Glen Steyn: From Middle East fighter to rhino protector

Glen Steyn: From Middle East fighter to rhino protector

2022-01-15 07:01:00 AM

Glen Steyn: From Middle East fighter to rhino protector

Steyn trains men and women across Africa – using the skills he acquired during his time in the military, to help combat the continent’s poaching crisis.

These days, though, the decorated ex-corporal is fighting in the trenches of a different kind of war: the war on poaching. A counter-poaching consultant, “My mom always said to treat people less fortunate than you well, to treat women right and to be kind to animals,” he says.

The process of enrolling was lengthy and took about 18 months. After that came the training.In 2016, Steyn resigned from the British Royal Marines with the intention of joining the Australian forces but his plans ended up falling through – leaving him shovelling sand on a building site in England in mid-winter and trying to understand how he had ended up there.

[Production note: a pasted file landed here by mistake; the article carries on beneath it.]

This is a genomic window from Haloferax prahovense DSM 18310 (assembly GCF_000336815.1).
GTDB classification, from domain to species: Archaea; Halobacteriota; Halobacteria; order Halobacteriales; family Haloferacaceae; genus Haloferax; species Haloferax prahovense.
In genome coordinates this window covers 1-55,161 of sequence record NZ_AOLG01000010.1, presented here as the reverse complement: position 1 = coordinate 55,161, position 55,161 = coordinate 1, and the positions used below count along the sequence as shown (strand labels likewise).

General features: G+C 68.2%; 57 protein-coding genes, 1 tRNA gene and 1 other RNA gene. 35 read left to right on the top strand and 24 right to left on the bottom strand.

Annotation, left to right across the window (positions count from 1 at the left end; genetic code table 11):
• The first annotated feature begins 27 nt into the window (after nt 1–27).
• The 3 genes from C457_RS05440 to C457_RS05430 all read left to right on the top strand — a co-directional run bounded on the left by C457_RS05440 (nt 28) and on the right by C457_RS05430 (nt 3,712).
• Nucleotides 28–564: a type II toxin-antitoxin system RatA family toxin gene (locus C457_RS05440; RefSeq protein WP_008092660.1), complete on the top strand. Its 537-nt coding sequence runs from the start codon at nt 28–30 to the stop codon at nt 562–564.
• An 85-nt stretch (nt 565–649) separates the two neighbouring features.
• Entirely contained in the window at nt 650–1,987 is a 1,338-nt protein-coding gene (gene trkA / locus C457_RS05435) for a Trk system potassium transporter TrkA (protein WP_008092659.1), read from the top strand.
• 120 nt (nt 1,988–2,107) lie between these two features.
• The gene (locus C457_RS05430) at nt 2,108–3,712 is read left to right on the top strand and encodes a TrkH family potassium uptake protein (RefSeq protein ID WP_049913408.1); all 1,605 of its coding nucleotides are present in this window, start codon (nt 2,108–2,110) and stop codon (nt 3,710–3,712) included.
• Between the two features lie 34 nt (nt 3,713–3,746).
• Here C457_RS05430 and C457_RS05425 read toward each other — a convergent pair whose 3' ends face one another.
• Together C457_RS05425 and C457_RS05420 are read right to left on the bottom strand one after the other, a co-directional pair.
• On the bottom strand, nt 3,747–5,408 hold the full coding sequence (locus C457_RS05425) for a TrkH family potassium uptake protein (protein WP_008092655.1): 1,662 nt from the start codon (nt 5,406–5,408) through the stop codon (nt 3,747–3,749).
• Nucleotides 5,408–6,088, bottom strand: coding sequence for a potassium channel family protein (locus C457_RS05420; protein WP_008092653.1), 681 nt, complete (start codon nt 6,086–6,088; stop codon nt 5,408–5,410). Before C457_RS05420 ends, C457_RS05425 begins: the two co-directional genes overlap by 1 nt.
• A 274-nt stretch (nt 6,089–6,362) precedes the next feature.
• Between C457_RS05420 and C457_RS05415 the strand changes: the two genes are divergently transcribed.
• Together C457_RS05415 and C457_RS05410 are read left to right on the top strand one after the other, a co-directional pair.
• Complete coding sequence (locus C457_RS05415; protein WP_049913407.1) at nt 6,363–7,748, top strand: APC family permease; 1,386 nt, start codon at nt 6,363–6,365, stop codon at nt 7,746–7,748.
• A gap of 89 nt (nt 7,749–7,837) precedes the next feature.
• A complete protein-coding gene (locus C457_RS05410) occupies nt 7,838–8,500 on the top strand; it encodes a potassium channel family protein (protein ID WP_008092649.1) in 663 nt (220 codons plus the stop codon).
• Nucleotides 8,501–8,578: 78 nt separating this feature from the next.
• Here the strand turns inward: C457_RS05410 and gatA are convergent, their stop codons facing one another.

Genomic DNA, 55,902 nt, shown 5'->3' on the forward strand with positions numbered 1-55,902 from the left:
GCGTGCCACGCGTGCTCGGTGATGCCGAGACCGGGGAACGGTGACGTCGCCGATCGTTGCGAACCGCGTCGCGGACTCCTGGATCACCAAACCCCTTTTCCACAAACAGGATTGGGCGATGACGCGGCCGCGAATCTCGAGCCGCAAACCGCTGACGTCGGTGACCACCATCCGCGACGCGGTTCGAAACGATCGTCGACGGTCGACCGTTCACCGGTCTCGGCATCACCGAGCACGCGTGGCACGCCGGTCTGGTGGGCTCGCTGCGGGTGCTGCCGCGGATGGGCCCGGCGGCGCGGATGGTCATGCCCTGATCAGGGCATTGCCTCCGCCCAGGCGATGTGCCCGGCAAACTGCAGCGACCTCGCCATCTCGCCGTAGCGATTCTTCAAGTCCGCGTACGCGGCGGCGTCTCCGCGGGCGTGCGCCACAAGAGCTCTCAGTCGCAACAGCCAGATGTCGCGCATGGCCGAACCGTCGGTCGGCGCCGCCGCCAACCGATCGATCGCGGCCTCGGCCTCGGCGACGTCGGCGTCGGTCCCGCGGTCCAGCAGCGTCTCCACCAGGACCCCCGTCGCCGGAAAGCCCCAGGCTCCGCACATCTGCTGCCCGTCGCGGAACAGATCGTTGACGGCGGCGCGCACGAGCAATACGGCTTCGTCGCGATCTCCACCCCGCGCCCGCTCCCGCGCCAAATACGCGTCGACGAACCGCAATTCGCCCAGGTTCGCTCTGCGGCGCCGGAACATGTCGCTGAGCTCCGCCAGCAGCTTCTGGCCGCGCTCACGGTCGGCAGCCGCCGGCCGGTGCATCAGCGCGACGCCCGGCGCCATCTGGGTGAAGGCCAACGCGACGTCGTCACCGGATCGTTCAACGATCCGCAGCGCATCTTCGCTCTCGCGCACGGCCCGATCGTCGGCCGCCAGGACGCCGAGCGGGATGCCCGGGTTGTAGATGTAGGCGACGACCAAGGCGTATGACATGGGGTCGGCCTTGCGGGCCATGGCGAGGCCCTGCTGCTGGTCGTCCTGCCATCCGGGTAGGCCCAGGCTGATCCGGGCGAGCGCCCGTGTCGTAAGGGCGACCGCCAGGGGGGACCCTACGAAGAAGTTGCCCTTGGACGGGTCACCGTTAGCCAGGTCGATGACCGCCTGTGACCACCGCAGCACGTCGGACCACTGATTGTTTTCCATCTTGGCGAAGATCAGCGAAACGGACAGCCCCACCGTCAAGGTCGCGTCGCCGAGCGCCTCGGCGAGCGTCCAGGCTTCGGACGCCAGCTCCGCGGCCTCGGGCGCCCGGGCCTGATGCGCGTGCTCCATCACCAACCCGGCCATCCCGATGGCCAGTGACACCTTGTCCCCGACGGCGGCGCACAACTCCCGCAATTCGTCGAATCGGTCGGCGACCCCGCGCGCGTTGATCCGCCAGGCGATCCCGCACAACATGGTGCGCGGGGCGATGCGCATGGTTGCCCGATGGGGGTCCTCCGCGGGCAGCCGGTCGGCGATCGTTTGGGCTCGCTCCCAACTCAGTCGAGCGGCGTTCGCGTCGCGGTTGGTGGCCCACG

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WAR VETERAN. Glen Steyn speaks to Saturday Citizen about the anti-poaching training programme he does all over Africa. Pictures: Nigel Sibanda and supplied As a former member of the British Royal Marines, Glen Steyn served on two tours to Afghanistan as part of an elite unit tasked with effecting high-profile arrests. These days, though, the decorated ex-corporal is fighting in the trenches of a different kind of war: the war on poaching. A counter-poaching consultant, Steyn was born and bred on the West Rand and attended King Edward VII School. From a young age, his parents– both... As a former member of the British Royal Marines, Glen Steyn served on two tours to Afghanistan as part of an elite unit tasked with effecting high-profile arrests. These days, though, the decorated ex-corporal is fighting in the trenches of a different kind of war: the war on poaching. A counter-poaching consultant, Steyn was born and bred on the West Rand and attended King Edward VII School. From a young age, his parents – both chartered accountants – instilled in him the importance of kindness and of respect. “My mom always said to treat people less fortunate than you well, to treat women right and to be kind to animals,” he says. After he matriculated in 2002, Steyn spent two years living and working in England before returning home and becoming a personal trainer. But he eventually became bored of spending all his time indoors. “I had two friends from school who had joined the British Royal Marines and my uncle was also in the military, so I thought I’d give that a go and that maybe I’d have a bit of adventure in life,” he says. The process of enrolling was lengthy and took about 18 months. After that came the training. “It’s tough obviously,” says Steyn – adding about 80% of those who start end up dropping out. But he stuck it out, never losing sight of his ultimate goal of getting to Afghanistan – and eventually realising this after being deployed to the Special Forces Support Group. “We were basically responsible for arresting high-ranking Taliban leaders so it was quite busy,” he says, “You’d get your orders, prepare the next day and then the following day you’d fly out. Then you’d come back and get a day, or maybe two, off, before getting new orders”. In 2016, Steyn resigned from the British Royal Marines with the intention of joining the Australian forces but his plans ended up falling through – leaving him shovelling sand on a building site in England in mid-winter and trying to understand how he had ended up there. ALSO READ: 24 rhinos killed in South Africa since beginning of December He decided to try his hand in private security – a common route for ex-combatants. He did a short stint working at sea, providing security for ships against piracy. But, again, he found himself becoming bored. So he decided to take to the road with another ex-marine and walk the length of the Orange River – becoming the first two men to complete the gruelling 2 500km trek – to raise funds for Veterans for Wildlife. This is an international charity started by a friend of Steyn’s, which is committed to protecting critically endangered species and preserving ecosytems, and to countering the global illegal wildlife trade. And that was how he first got involved in the work he currently does. “After we had finished, my friend brought me on board as a project coordinator and I’ve been doing it ever since,” he says. “When I left the military, I had a tough time. I had lost all my mates and I felt like I didn’t have a purpose. But this really makes me feel like I’m doing something of purpose, it’s incredibly rewarding,” he says. ALSO READ:  Three rhino poachers sentenced to 85 years imprisonment Steyn has always had an affinity for the outdoors but says it wasn’t until he started this journey that he really fell in love with wildlife. “Being on foot and seeing the big five up close and personal – that really hooked me,” he explains. Rhinos have a particularly special place in Steyn’s heart. They’re just some of the most peaceful, majestic animals ever,” he says. And, he says, he didn’t realise the scale of the poaching problem until he started working in this field – recalling the first rhino carcass he encountered on the job and the impact it had on him, describing it as a sobering moment. Sometimes, says Steyn, he feels despondent. “But there are moments that are incredibly rewarding, where you feel like you’re really making a difference – also from the point of view that you’re empowering the people you train and equipping them to be able to feed their families,” he says. Asked what kind of a legacy he hopes to leave, Steyn says simply he would like to be remembered for doing something with a purpose. “A purpose greater than me,” he adds. –